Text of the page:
Remembering the 2008 Cubs

I don’t think I was ever as excited for a season of Cubs baseball to begin as I was for the 2008 season. The team was coming off an National League Central title the previous year, and though they made a quick exit from the playoffs, there was a lot of reason for optimism heading into the next season. With veterans such as Derrek Lee, Aramis Ramirez, and Alfonso Soriano all returning, plus young stars Geovany Soto, Mike Fontenot, and Ryan Theriot on the rise – along with the addition of Japanese star Kosuke Fukudome – there were high expectations as the season began.

Things also seemed to be aligning properly for the Cubs to win the World Series, as it was the 100th anniversary of their last title. The team didn’t make a big deal about it – which was probably smart – but there was a lot of pressure on now second-year manager Lou Piniella and his squad to get the job done in 2008. They got off to a hot start and took over first place on May 11, staying there for the rest of the year. There were lots of crazy wins: One of my favorites was on May 30 at Wrigley Field, when the Cubs came back from a 9-1 deficit to beat the Rockies, 10-9, despite Lou Piniella pulling some of his regulars from the game to give them rest.

In July, the team traded for Oakland Athletics pitcher Rich Harden, a sign that they were going all-in on this season. (That was the trade in which the Cubs gave up future American League MVP Josh Donaldson.) The signature series of the year took place at the end of July. On July 12, the Cubs’ lead in the division was 5.5 games, but just two weeks later on July 26, thanks to a cold streak along with a Brewers hot streak, the lead was gone. The next day, the Cubs won and the Brewers lost, giving the Cubs a one game lead as the two teams were set to play a four game series in Milwaukee.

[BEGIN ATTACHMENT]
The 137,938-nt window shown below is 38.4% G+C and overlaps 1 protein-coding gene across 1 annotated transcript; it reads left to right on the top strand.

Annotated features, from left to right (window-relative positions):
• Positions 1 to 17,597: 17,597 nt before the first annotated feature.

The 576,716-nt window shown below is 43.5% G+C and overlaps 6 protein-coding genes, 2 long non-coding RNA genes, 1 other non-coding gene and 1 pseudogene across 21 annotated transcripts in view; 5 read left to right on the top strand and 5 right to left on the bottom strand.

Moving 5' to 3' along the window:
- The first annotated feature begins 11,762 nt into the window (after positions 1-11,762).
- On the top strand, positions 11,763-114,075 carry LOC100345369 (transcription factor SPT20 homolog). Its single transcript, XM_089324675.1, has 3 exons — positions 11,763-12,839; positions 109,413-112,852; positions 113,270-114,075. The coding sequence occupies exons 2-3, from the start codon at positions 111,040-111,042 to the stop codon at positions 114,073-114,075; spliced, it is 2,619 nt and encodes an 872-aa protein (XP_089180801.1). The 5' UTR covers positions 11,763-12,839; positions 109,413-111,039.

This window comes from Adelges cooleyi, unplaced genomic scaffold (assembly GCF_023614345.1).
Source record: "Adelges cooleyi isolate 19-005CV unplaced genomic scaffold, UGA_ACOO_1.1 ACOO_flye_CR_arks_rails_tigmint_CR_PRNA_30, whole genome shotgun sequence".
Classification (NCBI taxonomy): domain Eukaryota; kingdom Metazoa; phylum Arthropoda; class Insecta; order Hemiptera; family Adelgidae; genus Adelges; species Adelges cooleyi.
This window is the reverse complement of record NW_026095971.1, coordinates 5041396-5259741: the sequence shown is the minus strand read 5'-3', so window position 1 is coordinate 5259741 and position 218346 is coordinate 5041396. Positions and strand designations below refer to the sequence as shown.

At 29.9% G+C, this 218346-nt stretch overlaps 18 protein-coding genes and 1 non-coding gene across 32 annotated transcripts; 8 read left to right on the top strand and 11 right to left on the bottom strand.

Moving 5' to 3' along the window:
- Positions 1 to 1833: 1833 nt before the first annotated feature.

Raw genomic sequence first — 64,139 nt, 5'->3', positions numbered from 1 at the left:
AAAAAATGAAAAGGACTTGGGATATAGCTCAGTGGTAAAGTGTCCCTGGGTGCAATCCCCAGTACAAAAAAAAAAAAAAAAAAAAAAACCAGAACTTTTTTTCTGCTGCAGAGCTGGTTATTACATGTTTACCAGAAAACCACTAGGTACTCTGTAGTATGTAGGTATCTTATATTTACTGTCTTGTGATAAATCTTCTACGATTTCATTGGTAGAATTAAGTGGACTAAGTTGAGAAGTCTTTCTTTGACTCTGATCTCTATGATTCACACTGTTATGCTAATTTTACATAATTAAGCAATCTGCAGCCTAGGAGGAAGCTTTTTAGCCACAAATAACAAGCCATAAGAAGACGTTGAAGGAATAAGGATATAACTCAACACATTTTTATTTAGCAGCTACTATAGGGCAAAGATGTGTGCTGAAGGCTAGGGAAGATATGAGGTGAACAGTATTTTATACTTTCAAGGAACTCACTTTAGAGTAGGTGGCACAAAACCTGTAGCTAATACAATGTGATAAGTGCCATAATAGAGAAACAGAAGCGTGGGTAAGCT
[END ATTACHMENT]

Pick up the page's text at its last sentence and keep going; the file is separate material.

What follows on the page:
In the series opener, the Brewers sent their prize midseason acquisition, CC Sabathia, to the mound to oppose Ted Lilly. Both were ok but not great, as the teams were tied 4-4 going into the ninth before the Cubs rallied for two to win. The Cubs also took game two as Carlos Zambrano defeated Ben Sheets. Losing the first two games with their two aces on the mound was a big blow to the Brewers, and the Cubs easily won the next two games to complete the four-game sweep. The visitors left town with their lead back up to five games after they were tied with Milwaukee less than a week ago.

The Cubs had little trouble putting the division away. One big moment took place in Milwaukee on September 14, when a series against the Astros was moved there from Houston due to Hurricane Ike. Carlos Zambrano, who had been struggling, threw the team’s first no-hitter since Milt Pappas did it in 1972. Another signature moment took place on September 18, when the Cubs and Brewers played a late-season game at Wrigley Field. If the Brewers won, they would maintain a flicker of hope of catching the Cubs for the division. The Brewers went into the bottom of the ninth leading 6-2 and got the first two outs with little incident before the Cubs rallied for four to tie it, capped by a three-run home run from the eventual NL Rookie of the Year, Geovany Soto. The Cubs would go on to win in 12 innings.

The Cubs’ division clincher came against the Cardinals at Wrigley Field and they finished the season 7.5 games ahead of the Brewers, who would go on to win the Wild Card. At 97-64, the Cubs finished with the National League’s best record and earned a first round match-up with the Los Angeles Dodgers, who won the NL West with a record of 84-78. The Cubs were the superior team, but fans were understandably nervous. This was perhaps as good of an opportunity as this team ever had to end their championship drought. As I watched Game 1 of the Division Series from home, I could feel the tension in the crowd at Wrigley Field, as if they expected something bad to happen, like it had in 1945, 1969, 1984, or 2003. And I believe this negative energy had an effect on the players, like I also believe it did after the Steve Bartman play in 2003.